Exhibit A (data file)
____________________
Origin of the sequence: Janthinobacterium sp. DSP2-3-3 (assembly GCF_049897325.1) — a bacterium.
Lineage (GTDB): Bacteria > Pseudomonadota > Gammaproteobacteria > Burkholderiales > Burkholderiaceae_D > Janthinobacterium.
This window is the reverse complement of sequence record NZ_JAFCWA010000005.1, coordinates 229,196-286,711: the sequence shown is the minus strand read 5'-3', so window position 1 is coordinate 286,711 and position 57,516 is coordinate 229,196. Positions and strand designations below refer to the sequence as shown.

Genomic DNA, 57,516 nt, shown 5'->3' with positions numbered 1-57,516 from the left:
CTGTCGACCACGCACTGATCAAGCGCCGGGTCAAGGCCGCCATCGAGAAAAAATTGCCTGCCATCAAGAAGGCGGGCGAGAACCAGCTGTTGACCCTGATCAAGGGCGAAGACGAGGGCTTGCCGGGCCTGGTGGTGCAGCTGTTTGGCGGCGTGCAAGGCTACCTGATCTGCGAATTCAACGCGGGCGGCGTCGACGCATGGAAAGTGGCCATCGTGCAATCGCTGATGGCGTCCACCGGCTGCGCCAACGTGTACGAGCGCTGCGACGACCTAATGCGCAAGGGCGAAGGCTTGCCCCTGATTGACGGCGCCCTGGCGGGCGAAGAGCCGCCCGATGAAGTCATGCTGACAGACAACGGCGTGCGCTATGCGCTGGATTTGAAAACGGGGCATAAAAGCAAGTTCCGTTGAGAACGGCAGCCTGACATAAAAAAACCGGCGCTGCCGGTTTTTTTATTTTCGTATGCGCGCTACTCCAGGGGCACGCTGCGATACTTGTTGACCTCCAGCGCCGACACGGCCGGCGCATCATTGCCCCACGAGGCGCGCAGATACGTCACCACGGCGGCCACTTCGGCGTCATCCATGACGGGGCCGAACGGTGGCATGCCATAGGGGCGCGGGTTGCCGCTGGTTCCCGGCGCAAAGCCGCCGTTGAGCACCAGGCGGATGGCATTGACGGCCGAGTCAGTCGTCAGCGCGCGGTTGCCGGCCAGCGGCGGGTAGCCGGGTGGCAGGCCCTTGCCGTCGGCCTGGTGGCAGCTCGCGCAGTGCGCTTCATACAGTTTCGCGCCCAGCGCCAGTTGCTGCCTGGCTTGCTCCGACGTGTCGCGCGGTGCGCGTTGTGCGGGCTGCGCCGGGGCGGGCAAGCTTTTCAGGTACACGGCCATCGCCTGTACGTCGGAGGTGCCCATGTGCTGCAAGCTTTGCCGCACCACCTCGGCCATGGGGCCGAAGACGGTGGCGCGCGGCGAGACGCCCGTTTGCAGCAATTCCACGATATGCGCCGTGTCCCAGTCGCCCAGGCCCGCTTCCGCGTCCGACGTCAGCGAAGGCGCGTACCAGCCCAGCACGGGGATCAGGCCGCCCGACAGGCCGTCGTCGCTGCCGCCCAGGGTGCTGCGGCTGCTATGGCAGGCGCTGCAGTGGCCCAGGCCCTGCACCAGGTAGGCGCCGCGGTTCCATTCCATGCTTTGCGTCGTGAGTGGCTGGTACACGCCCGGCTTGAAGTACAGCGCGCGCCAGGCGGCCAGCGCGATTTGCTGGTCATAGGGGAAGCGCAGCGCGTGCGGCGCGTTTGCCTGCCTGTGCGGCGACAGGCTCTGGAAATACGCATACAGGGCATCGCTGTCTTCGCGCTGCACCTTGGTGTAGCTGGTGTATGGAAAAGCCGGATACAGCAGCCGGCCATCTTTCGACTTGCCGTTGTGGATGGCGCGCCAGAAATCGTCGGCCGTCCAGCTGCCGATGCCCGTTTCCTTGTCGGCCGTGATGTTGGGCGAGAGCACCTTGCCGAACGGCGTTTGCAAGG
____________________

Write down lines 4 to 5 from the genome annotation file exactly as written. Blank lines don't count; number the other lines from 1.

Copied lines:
Genomic DNA, 57,516 nt, shown 5'->3' with positions numbered 1-57,516 from the left:
CTGTCGACCACGCACTGATCAAGCGCCGGGTCAAGGCCGCCATCGAGAAAAAATTGCCTGCCATCAAGAAGGCGGGCGAGAACCAGCTGTTGACCCTGATCAAGGGCGAAGACGAGGGCTTGCCGGGCCTGGTGGTGCAGCTGTTTGGCGGCGTGCAAGGCTACCTGATCTGCGAATTCAACGCGGGCGGCGTCGACGCATGGAAAGTGGCCATCGTGCAATCGCTGATGGCGTCCACCGGCTGCGCCAACGTGTACGAGCGCTGCGACGACCTAATGCGCAAGGGCGAAGGCTTGCCCCTGATTGACGGCGCCCTGGCGGGCGAAGAGCCGCCCGATGAAGTCATGCTGACAGACAACGGCGTGCGCTATGCGCTGGATTTGAAAACGGGGCATAAAAGCAAGTTCCGTTGAGAACGGCAGCCTGACATAAAAAAACCGGCGCTGCCGGTTTTTTTATTTTCGTATGCGCGCTACTCCAGGGGCACGCTGCGATACTTGTTGACCTCCAGCGCCGACACGGCCGGCGCATCATTGCCCCACGAGGCGCGCAGATACGTCACCACGGCGGCCACTTCGGCGTCATCCATGACGGGGCCGAACGGTGGCATGCCATAGGGGCGCGGGTTGCCGCTGGTTCCCGGCGCAAAGCCGCCGTTGAGCACCAGGCGGATGGCATTGACGGCCGAGTCAGTCGTCAGCGCGCGGTTGCCGGCCAGCGGCGGGTAGCCGGGTGGCAGGCCCTTGCCGTCGGCCTGGTGGCAGCTCGCGCAGTGCGCTTCATACAGTTTCGCGCCCAGCGCCAGTTGCTGCCTGGCTTGCTCCGACGTGTCGCGCGGTGCGCGTTGTGCGGGCTGCGCCGGGGCGGGCAAGCTTTTCAGGTACACGGCCATCGCCTGTACGTCGGAGGTGCCCATGTGCTGCAAGCTTTGCCGCACCACCTCGGCCATGGGGCCGAAGACGGTGGCGCGCGGCGAGACGCCCGTTTGCAGCAATTCCACGATATGCGCCGTGTCCCAGTCGCCCAGGCCCGCTTCCGCGTCCGACGTCAGCGAAGGCGCGTACCAGCCCAGCACGGGGATCAGGCCGCCCGACAGGCCGTCGTCGCTGCCGCCCAGGGTGCTGCGGCTGCTATGGCAGGCGCTGCAGTGGCCCAGGCCCTGCACCAGGTAGGCGCCGCGGTTCCATTCCATGCTTTGCGTCGTGAGTGGCTGGTACACGCCCGGCTTGAAGTACAGCGCGCGCCAGGCGGCCAGCGCGATTTGCTGGTCATAGGGGAAGCGCAGCGCGTGCGGCGCGTTTGCCTGCCTGTGCGGCGACAGGCTCTGGAAATACGCATACAGGGCATCGCTGTCTTCGCGCTGCACCTTGGTGTAGCTGGTGTATGGAAAAGCCGGATACAGCAGCCGGCCATCTTTCGACTTGCCGTTGTGGATGGCGCGCCAGAAATCGTCGGCCGTCCAGCTGCCGATGCCCGTTTCCTTGTCGGCCGTGATGTTGGGCGAGAGCACCTTGCCGAACGGCGTTTGCAAGG